Mexico’s drug war has caused a 30 percent increase in mental illness in the country’s population, according to a top psychiatrist, highlighting the lesser-known impacts of organized crime.
Maria Elena Medina Mora, director of Mexico’s National Psychiatric Institute, told newspaper La Jornada that violence and kidnapping — along with an increase in national drug consumption — had caused a tangible change in people’s mental health.
While she did not provide information to corroborate the 30 percent figure, Medina Mora pointed to a doubling in the national suicide rate between 1990 and 2011. The rate had almost tripled for people aged between 15 to 19, she added. Kidnappings were particularly associated with leading to post-traumatic stress, said the doctor, which often caused depression and led to suicide in the most serious cases.
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One challenge that Mexico will likely face in the coming years is assessing the true extent of the psychological toll left by the drug war. Asides from enduring kidnappings, gun battles, and other very public displays of violence, many Mexicans must deal with the question of what happened to friends and relatives who have disappeared. The Attorney General’s Office has estimated that over 26,000 people were reported missing between 2006 and 2012.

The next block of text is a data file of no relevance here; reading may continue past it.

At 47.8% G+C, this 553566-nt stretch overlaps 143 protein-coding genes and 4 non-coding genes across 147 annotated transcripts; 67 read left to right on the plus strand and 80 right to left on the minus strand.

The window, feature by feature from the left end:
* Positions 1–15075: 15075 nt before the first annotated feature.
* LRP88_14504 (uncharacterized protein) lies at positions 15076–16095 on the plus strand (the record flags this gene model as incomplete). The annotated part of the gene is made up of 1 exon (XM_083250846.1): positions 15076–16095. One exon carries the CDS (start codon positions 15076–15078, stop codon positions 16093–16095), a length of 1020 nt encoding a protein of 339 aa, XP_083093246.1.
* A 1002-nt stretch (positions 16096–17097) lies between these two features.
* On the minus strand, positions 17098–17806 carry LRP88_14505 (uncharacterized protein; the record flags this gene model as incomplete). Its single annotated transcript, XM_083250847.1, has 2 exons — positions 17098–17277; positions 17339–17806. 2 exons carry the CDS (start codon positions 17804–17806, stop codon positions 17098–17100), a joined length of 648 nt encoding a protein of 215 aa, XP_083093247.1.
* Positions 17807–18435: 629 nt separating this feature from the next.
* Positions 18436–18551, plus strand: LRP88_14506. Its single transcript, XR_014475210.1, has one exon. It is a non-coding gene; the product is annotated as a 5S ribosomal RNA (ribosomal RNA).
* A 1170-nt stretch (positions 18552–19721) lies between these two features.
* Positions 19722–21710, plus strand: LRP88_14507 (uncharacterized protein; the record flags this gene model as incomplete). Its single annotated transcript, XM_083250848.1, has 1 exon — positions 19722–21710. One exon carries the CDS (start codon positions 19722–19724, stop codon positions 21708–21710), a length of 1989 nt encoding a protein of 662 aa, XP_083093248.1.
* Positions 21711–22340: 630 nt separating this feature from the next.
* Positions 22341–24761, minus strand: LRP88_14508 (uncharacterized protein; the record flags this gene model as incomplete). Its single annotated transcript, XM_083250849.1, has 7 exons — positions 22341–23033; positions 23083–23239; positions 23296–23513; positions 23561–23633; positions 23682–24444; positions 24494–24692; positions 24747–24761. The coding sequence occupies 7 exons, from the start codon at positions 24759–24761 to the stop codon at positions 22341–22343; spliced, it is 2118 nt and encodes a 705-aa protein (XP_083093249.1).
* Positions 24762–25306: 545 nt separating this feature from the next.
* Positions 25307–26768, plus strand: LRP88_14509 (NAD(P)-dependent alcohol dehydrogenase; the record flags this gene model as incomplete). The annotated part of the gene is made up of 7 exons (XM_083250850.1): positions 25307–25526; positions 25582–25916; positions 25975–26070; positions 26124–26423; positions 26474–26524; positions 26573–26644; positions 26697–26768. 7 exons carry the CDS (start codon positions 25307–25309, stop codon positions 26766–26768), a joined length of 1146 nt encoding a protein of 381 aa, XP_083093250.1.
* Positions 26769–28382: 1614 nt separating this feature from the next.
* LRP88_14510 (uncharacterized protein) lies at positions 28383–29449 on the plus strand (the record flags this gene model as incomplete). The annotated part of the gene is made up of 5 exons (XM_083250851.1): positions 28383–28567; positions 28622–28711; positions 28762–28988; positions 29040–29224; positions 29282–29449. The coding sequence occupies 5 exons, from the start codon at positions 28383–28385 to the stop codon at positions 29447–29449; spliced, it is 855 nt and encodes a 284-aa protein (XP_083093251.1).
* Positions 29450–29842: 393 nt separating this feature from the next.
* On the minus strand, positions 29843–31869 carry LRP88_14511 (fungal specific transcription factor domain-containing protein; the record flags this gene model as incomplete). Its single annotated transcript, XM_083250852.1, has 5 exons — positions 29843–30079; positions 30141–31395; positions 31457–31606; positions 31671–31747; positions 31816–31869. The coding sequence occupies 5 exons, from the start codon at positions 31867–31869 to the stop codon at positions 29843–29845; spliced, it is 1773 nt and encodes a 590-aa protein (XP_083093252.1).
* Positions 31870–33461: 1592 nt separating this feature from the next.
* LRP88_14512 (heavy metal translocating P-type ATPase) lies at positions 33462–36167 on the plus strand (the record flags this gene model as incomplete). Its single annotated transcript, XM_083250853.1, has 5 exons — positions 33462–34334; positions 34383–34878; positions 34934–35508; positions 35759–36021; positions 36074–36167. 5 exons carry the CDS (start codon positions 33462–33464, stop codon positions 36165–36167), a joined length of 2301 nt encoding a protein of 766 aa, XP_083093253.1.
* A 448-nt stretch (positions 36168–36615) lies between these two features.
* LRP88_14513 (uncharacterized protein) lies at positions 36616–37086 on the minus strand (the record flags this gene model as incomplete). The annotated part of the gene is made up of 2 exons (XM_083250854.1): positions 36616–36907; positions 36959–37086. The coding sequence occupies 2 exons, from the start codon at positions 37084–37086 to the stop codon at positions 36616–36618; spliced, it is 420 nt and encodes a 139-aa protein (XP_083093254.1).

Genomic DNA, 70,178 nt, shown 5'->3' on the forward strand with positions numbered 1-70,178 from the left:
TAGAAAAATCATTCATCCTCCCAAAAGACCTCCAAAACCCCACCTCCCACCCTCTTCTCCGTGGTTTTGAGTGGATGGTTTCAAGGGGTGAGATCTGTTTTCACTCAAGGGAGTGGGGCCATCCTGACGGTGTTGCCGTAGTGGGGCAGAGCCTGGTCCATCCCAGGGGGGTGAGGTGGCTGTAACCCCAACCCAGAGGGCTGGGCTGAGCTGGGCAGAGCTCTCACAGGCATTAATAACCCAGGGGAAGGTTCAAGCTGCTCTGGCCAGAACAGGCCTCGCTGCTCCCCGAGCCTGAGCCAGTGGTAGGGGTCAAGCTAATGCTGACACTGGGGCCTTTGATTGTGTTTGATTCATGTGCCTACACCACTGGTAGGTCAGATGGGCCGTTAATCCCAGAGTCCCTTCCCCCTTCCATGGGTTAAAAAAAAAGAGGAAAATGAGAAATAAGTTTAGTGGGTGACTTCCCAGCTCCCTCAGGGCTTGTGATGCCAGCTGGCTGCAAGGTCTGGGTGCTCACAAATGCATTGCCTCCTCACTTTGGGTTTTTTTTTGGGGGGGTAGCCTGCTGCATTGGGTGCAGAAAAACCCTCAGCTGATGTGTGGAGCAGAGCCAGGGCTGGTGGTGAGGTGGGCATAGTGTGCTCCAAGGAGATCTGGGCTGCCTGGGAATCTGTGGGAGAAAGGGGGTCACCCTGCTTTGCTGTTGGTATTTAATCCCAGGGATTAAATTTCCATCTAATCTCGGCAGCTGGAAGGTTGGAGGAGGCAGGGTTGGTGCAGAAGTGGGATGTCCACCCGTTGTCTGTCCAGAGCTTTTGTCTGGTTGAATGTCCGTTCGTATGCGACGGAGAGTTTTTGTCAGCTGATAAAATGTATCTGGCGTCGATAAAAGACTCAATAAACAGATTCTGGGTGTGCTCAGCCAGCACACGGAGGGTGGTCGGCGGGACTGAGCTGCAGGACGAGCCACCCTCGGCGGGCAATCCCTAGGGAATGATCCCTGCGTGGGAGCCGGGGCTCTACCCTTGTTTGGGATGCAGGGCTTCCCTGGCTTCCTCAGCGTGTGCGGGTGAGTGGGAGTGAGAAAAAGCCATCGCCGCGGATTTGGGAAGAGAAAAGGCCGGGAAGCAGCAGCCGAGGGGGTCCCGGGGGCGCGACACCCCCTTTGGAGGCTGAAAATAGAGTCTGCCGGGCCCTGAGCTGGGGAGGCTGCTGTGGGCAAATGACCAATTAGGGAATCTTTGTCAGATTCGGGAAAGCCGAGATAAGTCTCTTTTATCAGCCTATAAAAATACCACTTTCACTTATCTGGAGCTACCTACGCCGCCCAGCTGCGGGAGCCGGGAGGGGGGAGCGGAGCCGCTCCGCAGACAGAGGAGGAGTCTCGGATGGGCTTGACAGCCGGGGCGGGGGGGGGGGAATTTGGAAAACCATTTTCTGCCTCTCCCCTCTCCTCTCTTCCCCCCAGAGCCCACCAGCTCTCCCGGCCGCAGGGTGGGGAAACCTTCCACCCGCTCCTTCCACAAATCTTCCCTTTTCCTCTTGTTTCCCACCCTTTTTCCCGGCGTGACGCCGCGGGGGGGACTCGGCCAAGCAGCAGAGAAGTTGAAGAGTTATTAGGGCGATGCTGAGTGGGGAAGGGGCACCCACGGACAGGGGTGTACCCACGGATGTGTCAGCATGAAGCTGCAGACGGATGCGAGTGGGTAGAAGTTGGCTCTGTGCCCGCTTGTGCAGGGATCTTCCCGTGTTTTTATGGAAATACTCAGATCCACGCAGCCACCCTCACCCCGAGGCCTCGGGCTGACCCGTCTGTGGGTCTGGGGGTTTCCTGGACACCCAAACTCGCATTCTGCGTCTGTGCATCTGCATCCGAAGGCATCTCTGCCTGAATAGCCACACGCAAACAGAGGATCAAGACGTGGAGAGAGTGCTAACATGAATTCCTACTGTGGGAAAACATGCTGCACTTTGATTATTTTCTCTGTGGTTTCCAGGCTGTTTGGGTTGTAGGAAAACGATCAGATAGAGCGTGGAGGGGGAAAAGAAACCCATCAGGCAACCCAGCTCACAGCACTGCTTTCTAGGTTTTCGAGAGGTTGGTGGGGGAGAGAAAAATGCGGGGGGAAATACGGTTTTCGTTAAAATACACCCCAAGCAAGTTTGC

Asides from treating members of the security forces, Mexico will also face the challenge of assessing the psychological impact of the drug violence on civilian workers. Journalists and other media employees in particular may be vulnerable to post-traumatic stress. Research by Canadian psychiatrist Anthony Feinstein found that a significant proportion of Mexican journalists suffered from psychological distress, at similar levels observed in war correspondents, but with one key difference. “Unlike the war group, who travel in and out of danger, most Mexican journalists… both live and work in areas where violence is endemic,” Feinstein told the BBC. “There is no respite from danger.”